Edward Teach, better known as Blackbeard — the most notorious pirate of them all — once made the area near Bath his home.
The famous rogue lived on Plum Point (often referred to as "Teach's Point"). From a vantage point in front of the Bonner House, looking south across the bay, the stretch of land visible on the left is Plum Point. The foundation ruins of an ancient house on Plum Point have been rumored over the years to be the remains of Blackbeard's home. And fortune seekers have dug many a hole in the area in search of Blackbeard's buried treasure.
For many years, in an open field between Plum Point and Bath Town, there was a round brick structure that resembled a huge oven. A tale was told that Blackbeard used this device to boil tar with which to calk his vessels. As the legend grew, the structure became known as Teach's Kettle. The place became such a popular tourist attraction that the surrounding crops became threatened, and the farmer who owned the land finally covered the old oven with earth and plowed it over.
Across the bay to the right, the point of land visible is Archbell Point. It was near this location that colonial Governor Charles Eden lived during his time in Bath. Eden, who hailed from an ancient and prominent English family, became governor of the colony in May 1714. The governor occupied a 400-acre plantation on the west side of Bath Creek.
Blackbeard arrived in Bath sometime in June 1718, and immediately received from Governor Eden the "gracious pardon" of the Royal Proclamation. And legend says that a subterranean passage was cut from the cellar of Eden's mansion to the steep bank of the creek, so that Blackbeard could enter and depart without being seen. The implication, of course, is that Eden was taking his own share of the pirate's loot. Such a tunnel probably never existed, but there was a path of ballast rocks that led from Eden's place to a pier on the creek nearby.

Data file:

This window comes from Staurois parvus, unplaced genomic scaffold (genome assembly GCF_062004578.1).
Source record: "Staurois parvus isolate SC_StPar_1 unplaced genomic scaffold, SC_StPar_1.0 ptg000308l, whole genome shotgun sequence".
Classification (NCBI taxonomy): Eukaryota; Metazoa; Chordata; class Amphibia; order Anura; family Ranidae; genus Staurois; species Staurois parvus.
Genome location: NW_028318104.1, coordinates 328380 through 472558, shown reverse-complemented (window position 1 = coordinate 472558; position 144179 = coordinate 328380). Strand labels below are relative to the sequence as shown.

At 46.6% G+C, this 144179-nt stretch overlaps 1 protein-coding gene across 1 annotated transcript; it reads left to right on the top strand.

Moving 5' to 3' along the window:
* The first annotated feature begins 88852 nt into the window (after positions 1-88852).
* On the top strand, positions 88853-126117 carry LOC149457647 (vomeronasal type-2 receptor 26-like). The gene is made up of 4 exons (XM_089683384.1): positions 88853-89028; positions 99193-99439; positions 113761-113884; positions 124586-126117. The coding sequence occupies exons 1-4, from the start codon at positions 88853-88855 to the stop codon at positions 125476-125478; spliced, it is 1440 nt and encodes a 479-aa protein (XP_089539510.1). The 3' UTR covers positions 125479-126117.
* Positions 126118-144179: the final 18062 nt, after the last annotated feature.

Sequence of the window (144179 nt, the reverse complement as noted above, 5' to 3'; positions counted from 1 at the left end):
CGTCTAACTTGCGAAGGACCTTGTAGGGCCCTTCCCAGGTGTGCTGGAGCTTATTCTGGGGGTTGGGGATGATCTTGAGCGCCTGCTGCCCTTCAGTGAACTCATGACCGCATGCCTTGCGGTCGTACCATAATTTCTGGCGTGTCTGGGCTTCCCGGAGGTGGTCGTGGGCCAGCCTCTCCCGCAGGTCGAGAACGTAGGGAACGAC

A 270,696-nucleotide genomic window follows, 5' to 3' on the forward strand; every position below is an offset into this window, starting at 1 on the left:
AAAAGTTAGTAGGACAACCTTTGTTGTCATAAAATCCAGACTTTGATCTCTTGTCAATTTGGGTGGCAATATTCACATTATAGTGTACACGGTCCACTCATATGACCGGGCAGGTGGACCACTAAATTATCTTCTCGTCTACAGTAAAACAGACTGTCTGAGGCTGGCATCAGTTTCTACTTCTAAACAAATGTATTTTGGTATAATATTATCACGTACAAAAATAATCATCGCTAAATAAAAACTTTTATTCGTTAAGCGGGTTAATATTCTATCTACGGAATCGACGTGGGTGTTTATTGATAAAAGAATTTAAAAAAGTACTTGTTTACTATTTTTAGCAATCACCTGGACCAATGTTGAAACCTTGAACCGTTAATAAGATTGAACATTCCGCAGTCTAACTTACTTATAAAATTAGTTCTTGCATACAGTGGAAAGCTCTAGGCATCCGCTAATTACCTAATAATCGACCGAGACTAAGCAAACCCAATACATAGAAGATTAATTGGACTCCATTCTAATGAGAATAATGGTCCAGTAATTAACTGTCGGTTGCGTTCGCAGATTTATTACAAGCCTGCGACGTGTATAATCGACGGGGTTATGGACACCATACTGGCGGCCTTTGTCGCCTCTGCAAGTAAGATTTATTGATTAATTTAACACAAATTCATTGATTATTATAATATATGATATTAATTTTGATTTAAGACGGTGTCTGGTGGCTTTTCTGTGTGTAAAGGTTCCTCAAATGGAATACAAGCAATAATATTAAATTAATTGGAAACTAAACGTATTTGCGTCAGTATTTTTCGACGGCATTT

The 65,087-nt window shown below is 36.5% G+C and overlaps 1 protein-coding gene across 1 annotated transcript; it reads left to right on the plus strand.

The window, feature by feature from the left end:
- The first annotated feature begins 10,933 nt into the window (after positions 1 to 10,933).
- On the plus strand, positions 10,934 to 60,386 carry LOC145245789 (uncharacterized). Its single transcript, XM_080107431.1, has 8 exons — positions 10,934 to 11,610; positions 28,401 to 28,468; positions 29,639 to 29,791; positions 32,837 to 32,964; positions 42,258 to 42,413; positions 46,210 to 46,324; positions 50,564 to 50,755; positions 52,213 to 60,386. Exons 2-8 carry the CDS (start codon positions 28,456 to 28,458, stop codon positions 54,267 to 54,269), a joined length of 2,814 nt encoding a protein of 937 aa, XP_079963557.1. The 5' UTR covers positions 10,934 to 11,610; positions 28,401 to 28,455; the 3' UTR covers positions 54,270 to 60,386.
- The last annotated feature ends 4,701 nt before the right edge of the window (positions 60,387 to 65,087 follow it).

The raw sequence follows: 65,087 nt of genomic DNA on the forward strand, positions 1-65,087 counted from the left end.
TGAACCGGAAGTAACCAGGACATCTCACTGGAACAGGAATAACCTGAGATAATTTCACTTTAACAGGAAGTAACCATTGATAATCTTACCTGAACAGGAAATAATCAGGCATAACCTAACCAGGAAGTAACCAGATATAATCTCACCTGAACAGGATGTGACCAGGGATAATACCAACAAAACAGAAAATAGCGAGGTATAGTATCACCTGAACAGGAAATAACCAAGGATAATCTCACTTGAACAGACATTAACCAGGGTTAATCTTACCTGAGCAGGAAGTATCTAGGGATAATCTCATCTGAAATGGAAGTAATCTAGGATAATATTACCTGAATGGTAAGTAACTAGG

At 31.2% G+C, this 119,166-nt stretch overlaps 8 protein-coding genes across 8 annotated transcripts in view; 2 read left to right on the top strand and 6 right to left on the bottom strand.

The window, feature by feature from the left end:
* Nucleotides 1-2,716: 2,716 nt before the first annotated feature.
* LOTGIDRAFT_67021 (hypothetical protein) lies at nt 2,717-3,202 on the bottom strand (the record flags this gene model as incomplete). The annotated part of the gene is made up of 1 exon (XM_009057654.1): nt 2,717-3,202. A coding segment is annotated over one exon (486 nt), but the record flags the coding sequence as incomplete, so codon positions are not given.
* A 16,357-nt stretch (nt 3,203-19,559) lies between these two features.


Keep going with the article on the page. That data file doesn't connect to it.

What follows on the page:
Searching the plantations along the Pamlico, Blackbeard chose the teenage daughter of a Bath County planter as his fourteenth bride. Governor Eden performed the wedding ceremony, and this incident has been suggested as proof that the pirate and the governor were friends allied in the commission of piratical acts. In all probability, however, Eden was the only official in the area who could legally perform such ceremonies.
Tobias Knight — secretary of the colony — purchased the plantation adjoining Eden's in June 1718. It was Knight's house that stood on what is now known as Archbell Point. And it was Knight — not Governor Eden — who was later tried before Council for being an accessory to piratical acts associated with Blackbeard and his crew.
Another tall tale affords that Blackbeard — who was rumored to have had 14 wives and 13 children — was an unsuccessful suitor of Governor Eden's daughter. The girl is said to have rejected Teach because she was already engaged to another man.
Angered and jealous, Blackbeard supposedly captured his rival and cut off the man's hands before dumping the body into the sea. Teach then placed the severed hands in a jeweled casket, and promptly forwarded the parcel to Miss Eden. The heartbroken girl then languished and died, as was the fashion in the case of disrupted romance.